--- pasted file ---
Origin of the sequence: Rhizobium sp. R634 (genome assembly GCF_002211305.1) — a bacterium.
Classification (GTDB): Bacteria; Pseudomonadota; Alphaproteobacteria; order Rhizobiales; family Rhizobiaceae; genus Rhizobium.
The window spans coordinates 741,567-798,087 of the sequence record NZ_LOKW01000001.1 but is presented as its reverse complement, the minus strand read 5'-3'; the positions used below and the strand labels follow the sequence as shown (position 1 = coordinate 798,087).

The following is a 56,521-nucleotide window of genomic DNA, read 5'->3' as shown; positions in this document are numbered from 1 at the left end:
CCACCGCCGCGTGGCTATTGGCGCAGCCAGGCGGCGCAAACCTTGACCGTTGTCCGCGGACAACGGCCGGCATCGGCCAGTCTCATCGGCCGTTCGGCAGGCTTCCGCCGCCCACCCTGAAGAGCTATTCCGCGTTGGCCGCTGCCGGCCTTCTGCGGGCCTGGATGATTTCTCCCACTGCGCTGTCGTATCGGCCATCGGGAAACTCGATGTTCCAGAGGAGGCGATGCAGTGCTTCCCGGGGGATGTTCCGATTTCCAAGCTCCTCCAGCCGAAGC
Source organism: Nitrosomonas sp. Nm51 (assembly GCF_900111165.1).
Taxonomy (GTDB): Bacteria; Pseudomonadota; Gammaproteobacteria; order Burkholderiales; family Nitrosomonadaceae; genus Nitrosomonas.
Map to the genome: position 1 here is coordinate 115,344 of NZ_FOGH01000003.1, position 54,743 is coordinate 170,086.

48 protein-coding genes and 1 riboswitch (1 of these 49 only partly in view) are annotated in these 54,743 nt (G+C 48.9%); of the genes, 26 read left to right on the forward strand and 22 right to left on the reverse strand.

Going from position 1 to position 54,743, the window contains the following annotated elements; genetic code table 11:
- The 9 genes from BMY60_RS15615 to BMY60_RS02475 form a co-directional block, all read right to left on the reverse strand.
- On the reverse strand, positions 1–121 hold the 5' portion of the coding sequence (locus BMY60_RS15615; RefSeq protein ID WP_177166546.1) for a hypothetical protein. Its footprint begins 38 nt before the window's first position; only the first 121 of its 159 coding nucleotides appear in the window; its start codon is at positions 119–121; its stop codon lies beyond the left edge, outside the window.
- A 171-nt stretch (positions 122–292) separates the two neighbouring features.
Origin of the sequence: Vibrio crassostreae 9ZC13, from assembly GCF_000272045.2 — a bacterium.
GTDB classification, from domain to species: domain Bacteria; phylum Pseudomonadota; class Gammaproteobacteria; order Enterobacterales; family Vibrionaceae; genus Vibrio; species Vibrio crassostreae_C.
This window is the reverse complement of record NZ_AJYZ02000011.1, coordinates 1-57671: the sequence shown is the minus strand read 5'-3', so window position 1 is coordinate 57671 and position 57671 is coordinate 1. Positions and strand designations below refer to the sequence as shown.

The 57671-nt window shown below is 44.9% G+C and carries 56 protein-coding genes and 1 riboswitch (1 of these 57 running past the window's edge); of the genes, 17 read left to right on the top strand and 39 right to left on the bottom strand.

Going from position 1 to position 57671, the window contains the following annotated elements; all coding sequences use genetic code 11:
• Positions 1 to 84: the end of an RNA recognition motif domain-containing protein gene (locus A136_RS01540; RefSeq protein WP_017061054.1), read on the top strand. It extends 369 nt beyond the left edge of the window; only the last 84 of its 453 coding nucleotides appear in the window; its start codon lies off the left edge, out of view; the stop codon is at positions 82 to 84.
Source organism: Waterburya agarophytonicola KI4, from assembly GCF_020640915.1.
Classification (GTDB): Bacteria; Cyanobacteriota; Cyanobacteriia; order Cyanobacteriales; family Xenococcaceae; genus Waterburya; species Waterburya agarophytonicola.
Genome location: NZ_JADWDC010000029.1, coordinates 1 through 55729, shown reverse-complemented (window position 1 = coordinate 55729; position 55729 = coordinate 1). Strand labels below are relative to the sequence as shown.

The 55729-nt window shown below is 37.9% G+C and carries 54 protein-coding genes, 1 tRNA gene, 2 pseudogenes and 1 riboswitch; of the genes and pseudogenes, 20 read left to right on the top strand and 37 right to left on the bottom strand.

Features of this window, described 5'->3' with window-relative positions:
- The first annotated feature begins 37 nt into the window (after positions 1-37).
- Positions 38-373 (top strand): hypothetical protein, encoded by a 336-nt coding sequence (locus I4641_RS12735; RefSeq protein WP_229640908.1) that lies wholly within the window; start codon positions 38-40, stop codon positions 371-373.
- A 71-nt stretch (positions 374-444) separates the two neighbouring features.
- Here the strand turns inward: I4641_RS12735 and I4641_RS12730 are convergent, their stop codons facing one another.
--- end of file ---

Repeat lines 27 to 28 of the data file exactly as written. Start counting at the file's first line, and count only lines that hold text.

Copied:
- A 71-nt stretch (positions 374-444) separates the two neighbouring features.
- Here the strand turns inward: I4641_RS12735 and I4641_RS12730 are convergent, their stop codons facing one another.